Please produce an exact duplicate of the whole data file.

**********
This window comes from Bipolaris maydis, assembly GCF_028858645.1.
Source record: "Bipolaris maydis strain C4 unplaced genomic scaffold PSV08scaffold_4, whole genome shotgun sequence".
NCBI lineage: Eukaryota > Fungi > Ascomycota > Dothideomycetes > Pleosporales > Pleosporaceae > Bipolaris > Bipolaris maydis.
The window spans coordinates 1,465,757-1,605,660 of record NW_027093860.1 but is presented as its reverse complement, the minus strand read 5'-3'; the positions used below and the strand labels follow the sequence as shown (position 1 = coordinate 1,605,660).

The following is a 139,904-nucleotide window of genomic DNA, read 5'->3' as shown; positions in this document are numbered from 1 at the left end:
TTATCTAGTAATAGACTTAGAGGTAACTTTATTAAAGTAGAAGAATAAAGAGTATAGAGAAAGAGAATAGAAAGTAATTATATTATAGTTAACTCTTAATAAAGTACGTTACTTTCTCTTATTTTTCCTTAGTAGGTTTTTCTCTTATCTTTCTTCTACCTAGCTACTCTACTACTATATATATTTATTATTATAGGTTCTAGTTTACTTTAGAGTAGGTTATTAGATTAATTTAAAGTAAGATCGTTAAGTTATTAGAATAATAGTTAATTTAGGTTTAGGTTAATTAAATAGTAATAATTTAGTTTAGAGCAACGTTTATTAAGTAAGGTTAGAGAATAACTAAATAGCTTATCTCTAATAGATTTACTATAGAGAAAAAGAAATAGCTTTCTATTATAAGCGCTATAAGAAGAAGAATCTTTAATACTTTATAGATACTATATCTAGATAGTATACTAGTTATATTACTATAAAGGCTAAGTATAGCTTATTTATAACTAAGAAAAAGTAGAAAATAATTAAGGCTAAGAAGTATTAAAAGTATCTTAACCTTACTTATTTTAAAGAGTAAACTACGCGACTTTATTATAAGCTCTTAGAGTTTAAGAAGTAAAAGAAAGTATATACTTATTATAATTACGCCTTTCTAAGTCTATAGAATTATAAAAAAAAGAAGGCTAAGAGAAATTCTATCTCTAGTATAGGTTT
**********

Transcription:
This window comes from Bipolaris maydis, assembly GCF_028858645.1.
Source record: "Bipolaris maydis strain C4 unplaced genomic scaffold PSV08scaffold_4, whole genome shotgun sequence".
NCBI lineage: Eukaryota > Fungi > Ascomycota > Dothideomycetes > Pleosporales > Pleosporaceae > Bipolaris > Bipolaris maydis.
The window spans coordinates 1,465,757-1,605,660 of record NW_027093860.1 but is presented as its reverse complement, the minus strand read 5'-3'; the positions used below and the strand labels follow the sequence as shown (position 1 = coordinate 1,605,660).

The following is a 139,904-nucleotide window of genomic DNA, read 5'->3' as shown; positions in this document are numbered from 1 at the left end:
TTATCTAGTAATAGACTTAGAGGTAACTTTATTAAAGTAGAAGAATAAAGAGTATAGAGAAAGAGAATAGAAAGTAATTATATTATAGTTAACTCTTAATAAAGTACGTTACTTTCTCTTATTTTTCCTTAGTAGGTTTTTCTCTTATCTTTCTTCTACCTAGCTACTCTACTACTATATATATTTATTATTATAGGTTCTAGTTTACTTTAGAGTAGGTTATTAGATTAATTTAAAGTAAGATCGTTAAGTTATTAGAATAATAGTTAATTTAGGTTTAGGTTAATTAAATAGTAATAATTTAGTTTAGAGCAACGTTTATTAAGTAAGGTTAGAGAATAACTAAATAGCTTATCTCTAATAGATTTACTATAGAGAAAAAGAAATAGCTTTCTATTATAAGCGCTATAAGAAGAAGAATCTTTAATACTTTATAGATACTATATCTAGATAGTATACTAGTTATATTACTATAAAGGCTAAGTATAGCTTATTTATAACTAAGAAAAAGTAGAAAATAATTAAGGCTAAGAAGTATTAAAAGTATCTTAACCTTACTTATTTTAAAGAGTAAACTACGCGACTTTATTATAAGCTCTTAGAGTTTAAGAAGTAAAAGAAAGTATATACTTATTATAATTACGCCTTTCTAAGTCTATAGAATTATAAAAAAAAGAAGGCTAAGAGAAATTCTATCTCTAGTATAGGTTT